Cosmic horror has discovered a brave new homeworld inhabited by Cullen Bunn & Andy MacDonald, the eerie––though imperfect––venture Rogue Planet from Oni Press.
Through the vastness of space, a starship responds to a beacon on a mysterious planet with no star system to call its own. Upon touching down, strange things begin happening to the newly awakened crew of the salvage vessel Cortés, and it becomes quite apparent to some that this beacon may have been a siren’s call luring them to their doom. The question quickly becomes clear: will any members of the fateful crew make it offworld with their very lives intact, or will they all become part of the terrifying nightmares that plague this planet with globulous million-eyed monstrosities? Or perhaps everything is not as it seems, for there may be more to this rogue planet than meets the mind.
Storywise, Rogue Planet is a knockout with its moody atmosphere that immediately conjures the best parts of Stanley Kubrick’s 2001: A Space Odyssey and the granddaddy of all cosmic horror, Ridley Scott’s Alien. Writer Cullen Bunn puts to use that same masterful talent for telling tales of terror which he employs in other creator-owned titles, most notably Harrow County, and brings them into the bleak, expansive void that imbues Rogue Planet with the makings of a classic campfire yarn. And Andy Macdonald’s art feels like a journey unto itself. Dreamy and teeming with blood and savagery, some of the imagery glows with a wonderfully Lovecraftian vibe after being tossed into a blender with something Salvador Dalí might have whisked up. (An outtake from Alfred Hitchcock’s Spellbound, perhaps.) Utterly fantastic.
However, for all of its excellence in storytelling and illustration, Rogue Planet is not without its subtle shortcomings. One aspect that keeps MacDonald’s work from reaching the Ninth Circle of horror is Nick Filardi’s use of bright and bold colors throughout the volume’s 130 pages. Rogue Planet moves and breathes deep within the shadows of a darkening hell for the crew of the Cortés, and these crisp inks and particular color palette don’t add to the sense of moodiness that a story like this deserves. This is, of course, not to discount Filardi’s color work in general––it is gorgeous! It’s just not quite right for accentuating the horrific and macabre story that Rogue Planet unfolds for us.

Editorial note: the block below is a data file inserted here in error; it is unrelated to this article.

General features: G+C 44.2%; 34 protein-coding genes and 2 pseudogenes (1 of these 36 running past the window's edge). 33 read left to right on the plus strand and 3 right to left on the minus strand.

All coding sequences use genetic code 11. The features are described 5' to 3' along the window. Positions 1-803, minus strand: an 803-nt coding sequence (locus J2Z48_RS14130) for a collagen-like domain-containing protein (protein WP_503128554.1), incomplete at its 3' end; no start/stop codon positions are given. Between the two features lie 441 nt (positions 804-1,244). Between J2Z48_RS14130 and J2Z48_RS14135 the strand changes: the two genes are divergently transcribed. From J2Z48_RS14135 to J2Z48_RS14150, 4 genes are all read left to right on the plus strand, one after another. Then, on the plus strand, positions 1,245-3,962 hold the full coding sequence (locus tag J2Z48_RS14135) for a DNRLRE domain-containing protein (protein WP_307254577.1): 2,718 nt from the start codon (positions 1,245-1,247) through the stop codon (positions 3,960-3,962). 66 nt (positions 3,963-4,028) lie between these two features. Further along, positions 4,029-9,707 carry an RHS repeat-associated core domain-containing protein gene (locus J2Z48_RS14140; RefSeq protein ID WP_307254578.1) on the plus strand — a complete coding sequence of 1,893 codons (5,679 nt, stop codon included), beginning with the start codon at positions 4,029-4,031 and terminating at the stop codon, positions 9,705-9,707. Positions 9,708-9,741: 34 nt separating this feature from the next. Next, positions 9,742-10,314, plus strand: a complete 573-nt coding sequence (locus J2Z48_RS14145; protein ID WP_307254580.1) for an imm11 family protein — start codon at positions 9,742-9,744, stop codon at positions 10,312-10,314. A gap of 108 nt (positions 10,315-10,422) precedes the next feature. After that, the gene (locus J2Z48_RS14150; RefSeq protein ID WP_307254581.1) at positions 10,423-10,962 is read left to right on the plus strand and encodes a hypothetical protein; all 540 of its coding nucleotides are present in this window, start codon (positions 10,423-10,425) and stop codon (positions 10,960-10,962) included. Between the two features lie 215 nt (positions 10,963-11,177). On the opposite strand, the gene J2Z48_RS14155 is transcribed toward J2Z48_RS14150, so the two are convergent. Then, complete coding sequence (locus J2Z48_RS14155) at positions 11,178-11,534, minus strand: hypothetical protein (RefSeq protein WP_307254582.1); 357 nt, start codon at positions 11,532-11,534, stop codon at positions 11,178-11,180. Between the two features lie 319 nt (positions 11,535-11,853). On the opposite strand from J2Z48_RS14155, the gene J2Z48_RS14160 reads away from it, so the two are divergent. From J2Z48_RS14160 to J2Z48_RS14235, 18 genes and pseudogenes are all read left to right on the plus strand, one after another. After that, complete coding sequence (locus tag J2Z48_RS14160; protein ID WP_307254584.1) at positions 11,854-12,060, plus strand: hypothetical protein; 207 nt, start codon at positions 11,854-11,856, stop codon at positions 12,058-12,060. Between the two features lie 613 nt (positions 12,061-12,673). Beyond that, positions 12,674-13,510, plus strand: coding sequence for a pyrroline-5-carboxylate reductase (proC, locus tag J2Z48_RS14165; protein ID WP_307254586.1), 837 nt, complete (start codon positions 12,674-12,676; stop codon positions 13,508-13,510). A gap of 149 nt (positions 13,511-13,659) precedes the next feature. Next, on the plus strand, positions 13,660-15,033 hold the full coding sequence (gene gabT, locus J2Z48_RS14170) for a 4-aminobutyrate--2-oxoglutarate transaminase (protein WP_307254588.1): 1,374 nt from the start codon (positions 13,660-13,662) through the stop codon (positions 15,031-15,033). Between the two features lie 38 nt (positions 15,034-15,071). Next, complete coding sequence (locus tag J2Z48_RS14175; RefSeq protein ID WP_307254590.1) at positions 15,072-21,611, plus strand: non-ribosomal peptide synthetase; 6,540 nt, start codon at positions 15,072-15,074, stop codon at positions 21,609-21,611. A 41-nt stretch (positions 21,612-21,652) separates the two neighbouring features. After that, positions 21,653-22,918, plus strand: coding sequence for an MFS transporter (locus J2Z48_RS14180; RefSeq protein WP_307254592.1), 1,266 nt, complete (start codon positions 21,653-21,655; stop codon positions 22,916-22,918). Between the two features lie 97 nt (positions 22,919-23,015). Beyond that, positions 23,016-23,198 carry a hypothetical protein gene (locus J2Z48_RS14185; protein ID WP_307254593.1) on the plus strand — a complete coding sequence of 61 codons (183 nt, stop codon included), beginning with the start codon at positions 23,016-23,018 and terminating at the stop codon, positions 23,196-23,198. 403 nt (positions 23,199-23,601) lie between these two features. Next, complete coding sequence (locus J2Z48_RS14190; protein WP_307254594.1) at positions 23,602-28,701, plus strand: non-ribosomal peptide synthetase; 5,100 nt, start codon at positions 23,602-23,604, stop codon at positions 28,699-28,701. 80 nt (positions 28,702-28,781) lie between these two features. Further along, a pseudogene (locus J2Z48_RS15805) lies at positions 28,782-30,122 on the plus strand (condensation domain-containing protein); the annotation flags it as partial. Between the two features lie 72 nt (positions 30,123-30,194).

Perhaps the only other misfire Rogue Planet exhibits is that it moves much too quickly and would have benefited a great deal by the use of a more suspenseful pacing. It’s no quick read by any means, but had the pacing been slowed down somewhat, more characterization would have helped round out the cast of eight characters to make them a little more than the standard fair of starship personas with the requisite stereotypes attached to them, giving them barely two dimensions of personality. The only exception is Gloria Enwright, who seems to be the story’s main protagonist, and the one crew member we learn the most about amid the ordeal she endures on the rogue planet.
Despite these few shortcomings, and with its blend of classic horror and science-fiction, not to mention an ending that combines Ancient Aliens with a trippy mind-twist, Rogue Planet proves a sound stab at interstellar terror for Bunn and MacDonald.
Cullen Bunn (W), Andy MacDonald (A), Nick Filardi (C), Crank! (L), Jared K. Fletcher (D) • Oni Press, $19.99
Review by John T. Trigonis